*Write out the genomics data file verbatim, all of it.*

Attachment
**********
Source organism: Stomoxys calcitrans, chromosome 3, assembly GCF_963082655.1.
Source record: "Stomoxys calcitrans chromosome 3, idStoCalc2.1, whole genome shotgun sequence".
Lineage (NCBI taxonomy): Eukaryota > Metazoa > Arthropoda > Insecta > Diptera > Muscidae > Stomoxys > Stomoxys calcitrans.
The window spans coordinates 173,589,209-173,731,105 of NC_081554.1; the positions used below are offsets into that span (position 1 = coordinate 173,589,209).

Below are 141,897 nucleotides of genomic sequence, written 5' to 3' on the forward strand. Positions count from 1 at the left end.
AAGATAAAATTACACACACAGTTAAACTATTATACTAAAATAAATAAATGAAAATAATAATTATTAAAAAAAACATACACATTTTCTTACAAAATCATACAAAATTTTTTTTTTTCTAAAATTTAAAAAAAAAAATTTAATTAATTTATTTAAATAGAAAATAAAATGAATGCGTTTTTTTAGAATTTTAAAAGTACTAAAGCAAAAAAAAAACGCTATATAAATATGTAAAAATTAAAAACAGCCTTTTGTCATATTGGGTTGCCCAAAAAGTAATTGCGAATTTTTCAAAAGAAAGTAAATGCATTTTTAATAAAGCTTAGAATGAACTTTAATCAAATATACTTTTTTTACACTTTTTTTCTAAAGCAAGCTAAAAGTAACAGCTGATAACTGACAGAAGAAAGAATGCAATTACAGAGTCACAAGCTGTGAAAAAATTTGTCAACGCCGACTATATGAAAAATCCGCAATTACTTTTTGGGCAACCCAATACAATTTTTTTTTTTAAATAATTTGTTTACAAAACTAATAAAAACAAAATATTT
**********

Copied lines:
Source organism: Stomoxys calcitrans, chromosome 3, assembly GCF_963082655.1.
Source record: "Stomoxys calcitrans chromosome 3, idStoCalc2.1, whole genome shotgun sequence".
Lineage (NCBI taxonomy): Eukaryota > Metazoa > Arthropoda > Insecta > Diptera > Muscidae > Stomoxys > Stomoxys calcitrans.
The window spans coordinates 173,589,209-173,731,105 of NC_081554.1; the positions used below are offsets into that span (position 1 = coordinate 173,589,209).

Below are 141,897 nucleotides of genomic sequence, written 5' to 3' on the forward strand. Positions count from 1 at the left end.
AAGATAAAATTACACACACAGTTAAACTATTATACTAAAATAAATAAATGAAAATAATAATTATTAAAAAAAACATACACATTTTCTTACAAAATCATACAAAATTTTTTTTTTTCTAAAATTTAAAAAAAAAAATTTAATTAATTTATTTAAATAGAAAATAAAATGAATGCGTTTTTTTAGAATTTTAAAAGTACTAAAGCAAAAAAAAAACGCTATATAAATATGTAAAAATTAAAAACAGCCTTTTGTCATATTGGGTTGCCCAAAAAGTAATTGCGAATTTTTCAAAAGAAAGTAAATGCATTTTTAATAAAGCTTAGAATGAACTTTAATCAAATATACTTTTTTTACACTTTTTTTCTAAAGCAAGCTAAAAGTAACAGCTGATAACTGACAGAAGAAAGAATGCAATTACAGAGTCACAAGCTGTGAAAAAATTTGTCAACGCCGACTATATGAAAAATCCGCAATTACTTTTTGGGCAACCCAATACAATTTTTTTTTTTAAATAATTTGTTTACAAAACTAATAAAAACAAAATATTT